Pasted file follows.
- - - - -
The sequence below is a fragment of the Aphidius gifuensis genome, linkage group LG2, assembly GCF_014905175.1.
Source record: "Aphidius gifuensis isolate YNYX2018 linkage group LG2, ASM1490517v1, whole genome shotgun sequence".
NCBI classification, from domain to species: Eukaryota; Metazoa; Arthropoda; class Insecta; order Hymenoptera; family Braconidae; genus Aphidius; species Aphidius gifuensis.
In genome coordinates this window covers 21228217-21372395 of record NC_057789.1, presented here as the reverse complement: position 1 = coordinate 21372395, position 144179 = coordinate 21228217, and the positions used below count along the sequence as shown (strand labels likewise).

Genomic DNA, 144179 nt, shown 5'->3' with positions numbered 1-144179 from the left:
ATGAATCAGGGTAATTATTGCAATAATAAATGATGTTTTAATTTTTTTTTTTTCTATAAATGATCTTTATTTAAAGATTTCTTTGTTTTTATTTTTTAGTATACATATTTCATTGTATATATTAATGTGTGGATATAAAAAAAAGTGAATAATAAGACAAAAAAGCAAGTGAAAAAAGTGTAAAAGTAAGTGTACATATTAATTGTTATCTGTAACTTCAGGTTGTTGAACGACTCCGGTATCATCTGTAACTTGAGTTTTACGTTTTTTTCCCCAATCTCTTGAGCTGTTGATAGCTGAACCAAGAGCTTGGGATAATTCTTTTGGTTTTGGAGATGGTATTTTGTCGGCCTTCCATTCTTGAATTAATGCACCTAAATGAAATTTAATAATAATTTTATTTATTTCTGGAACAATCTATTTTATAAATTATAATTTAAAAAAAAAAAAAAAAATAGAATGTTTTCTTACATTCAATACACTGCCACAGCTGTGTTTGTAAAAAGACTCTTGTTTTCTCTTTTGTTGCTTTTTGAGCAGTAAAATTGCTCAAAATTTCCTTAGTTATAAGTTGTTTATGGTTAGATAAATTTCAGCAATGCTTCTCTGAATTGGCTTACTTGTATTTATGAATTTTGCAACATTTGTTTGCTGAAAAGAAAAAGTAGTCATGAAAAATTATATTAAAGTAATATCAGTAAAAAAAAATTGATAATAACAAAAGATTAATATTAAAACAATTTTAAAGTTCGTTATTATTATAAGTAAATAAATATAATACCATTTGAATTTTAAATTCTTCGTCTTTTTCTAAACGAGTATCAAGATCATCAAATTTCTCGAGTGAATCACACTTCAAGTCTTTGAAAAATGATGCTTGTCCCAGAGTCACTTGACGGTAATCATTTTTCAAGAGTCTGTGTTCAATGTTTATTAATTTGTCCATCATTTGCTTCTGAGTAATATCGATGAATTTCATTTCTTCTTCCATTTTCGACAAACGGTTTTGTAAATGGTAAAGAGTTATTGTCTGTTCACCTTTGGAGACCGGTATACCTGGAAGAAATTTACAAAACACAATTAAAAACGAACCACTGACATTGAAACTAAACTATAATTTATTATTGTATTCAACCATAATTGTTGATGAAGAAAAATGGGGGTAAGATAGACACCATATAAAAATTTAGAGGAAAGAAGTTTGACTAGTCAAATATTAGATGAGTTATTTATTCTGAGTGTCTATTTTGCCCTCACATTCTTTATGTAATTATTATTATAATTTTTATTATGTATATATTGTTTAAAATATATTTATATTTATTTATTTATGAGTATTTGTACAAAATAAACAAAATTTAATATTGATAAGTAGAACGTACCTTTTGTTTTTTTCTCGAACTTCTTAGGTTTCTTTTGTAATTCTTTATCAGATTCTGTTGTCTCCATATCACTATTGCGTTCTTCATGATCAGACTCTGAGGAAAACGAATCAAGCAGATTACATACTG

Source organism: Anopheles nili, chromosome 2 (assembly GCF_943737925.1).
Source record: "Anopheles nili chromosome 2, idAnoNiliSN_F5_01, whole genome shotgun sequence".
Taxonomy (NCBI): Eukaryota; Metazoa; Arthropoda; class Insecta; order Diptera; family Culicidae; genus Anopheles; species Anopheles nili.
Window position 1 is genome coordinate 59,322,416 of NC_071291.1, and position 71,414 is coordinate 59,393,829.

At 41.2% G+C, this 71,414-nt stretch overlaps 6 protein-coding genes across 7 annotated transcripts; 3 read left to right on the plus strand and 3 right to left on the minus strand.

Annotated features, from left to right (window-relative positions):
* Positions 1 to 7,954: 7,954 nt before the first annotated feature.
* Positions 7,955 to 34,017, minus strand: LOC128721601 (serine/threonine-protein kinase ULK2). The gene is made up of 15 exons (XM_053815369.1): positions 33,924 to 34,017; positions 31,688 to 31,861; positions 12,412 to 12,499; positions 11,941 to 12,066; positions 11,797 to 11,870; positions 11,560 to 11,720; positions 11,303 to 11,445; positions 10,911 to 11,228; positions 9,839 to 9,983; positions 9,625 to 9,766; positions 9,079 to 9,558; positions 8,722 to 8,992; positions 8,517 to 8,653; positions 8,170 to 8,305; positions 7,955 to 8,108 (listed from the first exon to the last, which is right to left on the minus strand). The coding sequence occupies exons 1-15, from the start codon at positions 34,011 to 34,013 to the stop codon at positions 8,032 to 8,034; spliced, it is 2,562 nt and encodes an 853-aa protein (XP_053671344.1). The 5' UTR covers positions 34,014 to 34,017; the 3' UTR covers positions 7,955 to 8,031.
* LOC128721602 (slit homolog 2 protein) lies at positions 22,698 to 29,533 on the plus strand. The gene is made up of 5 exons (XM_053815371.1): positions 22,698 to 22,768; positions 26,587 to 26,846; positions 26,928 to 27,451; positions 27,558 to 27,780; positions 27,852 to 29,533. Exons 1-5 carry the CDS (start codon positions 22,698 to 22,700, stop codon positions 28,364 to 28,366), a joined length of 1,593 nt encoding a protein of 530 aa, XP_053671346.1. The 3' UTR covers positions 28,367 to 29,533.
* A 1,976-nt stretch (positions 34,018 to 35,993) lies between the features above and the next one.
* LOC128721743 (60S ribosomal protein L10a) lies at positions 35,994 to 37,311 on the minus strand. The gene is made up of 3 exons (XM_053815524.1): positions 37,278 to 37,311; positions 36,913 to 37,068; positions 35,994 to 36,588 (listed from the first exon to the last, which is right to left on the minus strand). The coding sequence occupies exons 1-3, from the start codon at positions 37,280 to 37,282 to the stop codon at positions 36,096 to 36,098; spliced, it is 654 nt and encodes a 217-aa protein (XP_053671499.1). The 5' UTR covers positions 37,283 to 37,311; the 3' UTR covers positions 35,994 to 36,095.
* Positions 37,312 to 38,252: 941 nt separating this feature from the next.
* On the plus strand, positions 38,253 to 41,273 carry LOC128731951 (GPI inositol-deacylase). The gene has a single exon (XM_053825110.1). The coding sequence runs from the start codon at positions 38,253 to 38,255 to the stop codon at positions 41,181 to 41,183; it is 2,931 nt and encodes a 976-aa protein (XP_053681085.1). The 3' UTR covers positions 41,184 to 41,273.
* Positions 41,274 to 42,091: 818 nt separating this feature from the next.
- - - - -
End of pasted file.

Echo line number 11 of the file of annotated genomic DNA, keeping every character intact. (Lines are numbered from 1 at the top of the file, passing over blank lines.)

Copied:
At 41.2% G+C, this 71,414-nt stretch overlaps 6 protein-coding genes across 7 annotated transcripts; 3 read left to right on the plus strand and 3 right to left on the minus strand.